Research in economic law at UCLouvain


The research conducted at the CRIDES concerns all facets of economic law. It focuses on the regulation of companies and other undertakings (including non-profit organizations).

Economic law is not strictly speaking a field of law. It actually covers several branches of the law, among which: company law, tax law, labour law, intellectual property and tech law.

The stakeholders of a company are numerous. Beyond the shareholders, many other parties are also subject to regulation, e.g., the workers, including the most creative ones, the trade unions representing them, the investors, the banks and other creditors, the State (as taxing or subsidizing authority), etc. This is why social security law, banking and financial law, tax and public finance law, bankruptcy law are also the subject of research and activities carried out within the CRIDES.

Economic law is therefore not limited to business law in the narrow sense.

Other non-commercial interests, such as those of future generations to a liveable planet or to a sustainable social protection, including in a context of an ageing population, are also taken into account in the research of CRIDES' members.

A sustainable regulation of the economy also requires a change in behaviour, and Corporate Social Responsibility (CSR) is therefore one of the areas of interest of the CRIDES.

Economic law is not formalistic. It aims to perform various functions within the economy and the society. An adequate shaping of economic law requires to study the social and economic dimensions of human activities. The method followed by the CRIDES researchers is therefore widely interdisciplinary (for ex. it often integrates the “law and economics” perspective).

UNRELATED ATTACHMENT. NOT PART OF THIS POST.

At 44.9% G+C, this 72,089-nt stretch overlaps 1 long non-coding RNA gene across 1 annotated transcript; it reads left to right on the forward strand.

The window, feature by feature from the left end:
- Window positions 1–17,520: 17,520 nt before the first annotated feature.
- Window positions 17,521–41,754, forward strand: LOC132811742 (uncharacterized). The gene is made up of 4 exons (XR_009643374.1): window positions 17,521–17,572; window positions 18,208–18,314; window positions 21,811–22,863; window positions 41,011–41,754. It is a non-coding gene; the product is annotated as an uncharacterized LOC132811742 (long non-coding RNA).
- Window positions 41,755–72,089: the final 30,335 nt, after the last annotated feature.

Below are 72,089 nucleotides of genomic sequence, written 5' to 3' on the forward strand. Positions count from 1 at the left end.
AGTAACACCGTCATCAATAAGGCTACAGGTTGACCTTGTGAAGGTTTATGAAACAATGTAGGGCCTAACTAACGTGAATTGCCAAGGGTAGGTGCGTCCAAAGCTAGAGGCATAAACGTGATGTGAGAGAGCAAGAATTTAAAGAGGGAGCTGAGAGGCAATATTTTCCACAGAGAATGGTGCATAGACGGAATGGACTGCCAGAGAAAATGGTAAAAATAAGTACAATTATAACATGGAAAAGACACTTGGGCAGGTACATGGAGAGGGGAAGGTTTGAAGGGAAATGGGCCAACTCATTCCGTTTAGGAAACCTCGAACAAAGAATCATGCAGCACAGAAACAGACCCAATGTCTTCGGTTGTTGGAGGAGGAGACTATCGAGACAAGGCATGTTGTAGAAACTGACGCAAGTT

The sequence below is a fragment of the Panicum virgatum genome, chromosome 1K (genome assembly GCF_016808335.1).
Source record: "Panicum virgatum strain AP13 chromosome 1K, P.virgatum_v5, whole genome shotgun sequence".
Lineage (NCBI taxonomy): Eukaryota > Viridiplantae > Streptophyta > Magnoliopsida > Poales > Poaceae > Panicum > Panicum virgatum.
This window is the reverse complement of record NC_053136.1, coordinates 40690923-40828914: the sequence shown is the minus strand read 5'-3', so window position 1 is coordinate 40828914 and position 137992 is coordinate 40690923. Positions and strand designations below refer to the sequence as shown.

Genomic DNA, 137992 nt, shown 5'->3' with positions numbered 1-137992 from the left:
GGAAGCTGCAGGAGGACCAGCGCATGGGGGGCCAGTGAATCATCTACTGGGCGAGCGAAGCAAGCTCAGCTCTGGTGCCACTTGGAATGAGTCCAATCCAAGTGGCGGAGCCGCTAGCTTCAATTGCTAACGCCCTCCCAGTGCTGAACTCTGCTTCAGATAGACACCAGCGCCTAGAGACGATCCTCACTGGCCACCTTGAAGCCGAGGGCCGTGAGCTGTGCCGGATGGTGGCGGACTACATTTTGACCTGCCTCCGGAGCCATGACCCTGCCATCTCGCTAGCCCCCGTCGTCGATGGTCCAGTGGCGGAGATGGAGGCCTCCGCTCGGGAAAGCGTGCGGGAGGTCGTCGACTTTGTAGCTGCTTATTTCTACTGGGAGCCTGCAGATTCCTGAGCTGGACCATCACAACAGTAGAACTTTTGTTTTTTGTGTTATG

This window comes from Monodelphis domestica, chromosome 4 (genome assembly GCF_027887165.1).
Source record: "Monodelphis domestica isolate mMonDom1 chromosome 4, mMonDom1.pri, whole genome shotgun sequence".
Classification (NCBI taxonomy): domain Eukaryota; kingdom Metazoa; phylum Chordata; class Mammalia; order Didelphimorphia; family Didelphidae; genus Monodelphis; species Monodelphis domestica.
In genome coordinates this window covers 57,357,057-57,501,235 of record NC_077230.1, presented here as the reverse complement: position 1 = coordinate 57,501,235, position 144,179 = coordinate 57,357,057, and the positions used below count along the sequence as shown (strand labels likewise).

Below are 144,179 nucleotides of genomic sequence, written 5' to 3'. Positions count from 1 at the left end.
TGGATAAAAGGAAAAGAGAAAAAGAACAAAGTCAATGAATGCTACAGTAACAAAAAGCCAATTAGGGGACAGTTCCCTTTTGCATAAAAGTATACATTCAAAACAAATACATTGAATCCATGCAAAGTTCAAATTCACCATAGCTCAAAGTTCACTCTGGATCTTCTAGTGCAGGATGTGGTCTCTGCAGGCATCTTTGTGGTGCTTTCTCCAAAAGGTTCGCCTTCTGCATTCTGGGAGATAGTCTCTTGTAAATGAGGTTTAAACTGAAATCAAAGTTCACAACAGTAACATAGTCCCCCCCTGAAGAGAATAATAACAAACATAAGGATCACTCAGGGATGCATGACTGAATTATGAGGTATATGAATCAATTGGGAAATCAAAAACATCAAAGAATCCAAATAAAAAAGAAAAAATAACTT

Many of the legal fields included within economic law emerged at the end of the 18th century (intellectual property law) or during the 19th century (company law, labour law, modern income tax law, etc.). The research undertaken therefore aims to integrate an historical or evolutionary approach, which is necessary for a good understanding of more recent developments and recurrent debates on the right regulation of businesses.

The research carried out often leads to reflect on the impact of fundamental freedoms, including the freedom to work, the freedom to do business, the freedom of creation, the freedom to contract, the freedom of association, the freedom of movement and establishment. Economic law is a privileged field for the study and fine-tuning of the balancing between these sometimes competing freedoms.

Today the regulation of economic activities is largely shaped by European law (for ex. EU regulations and directives). Also, most (national) regulation of the economy must be examined in the light of the major economic freedoms of the Treaty of Rome. All the CRIDES researchers are therefore led to study European law in depth.

The research carried out in economic law within CRIDES is grouped around four main poles.


update 08/2020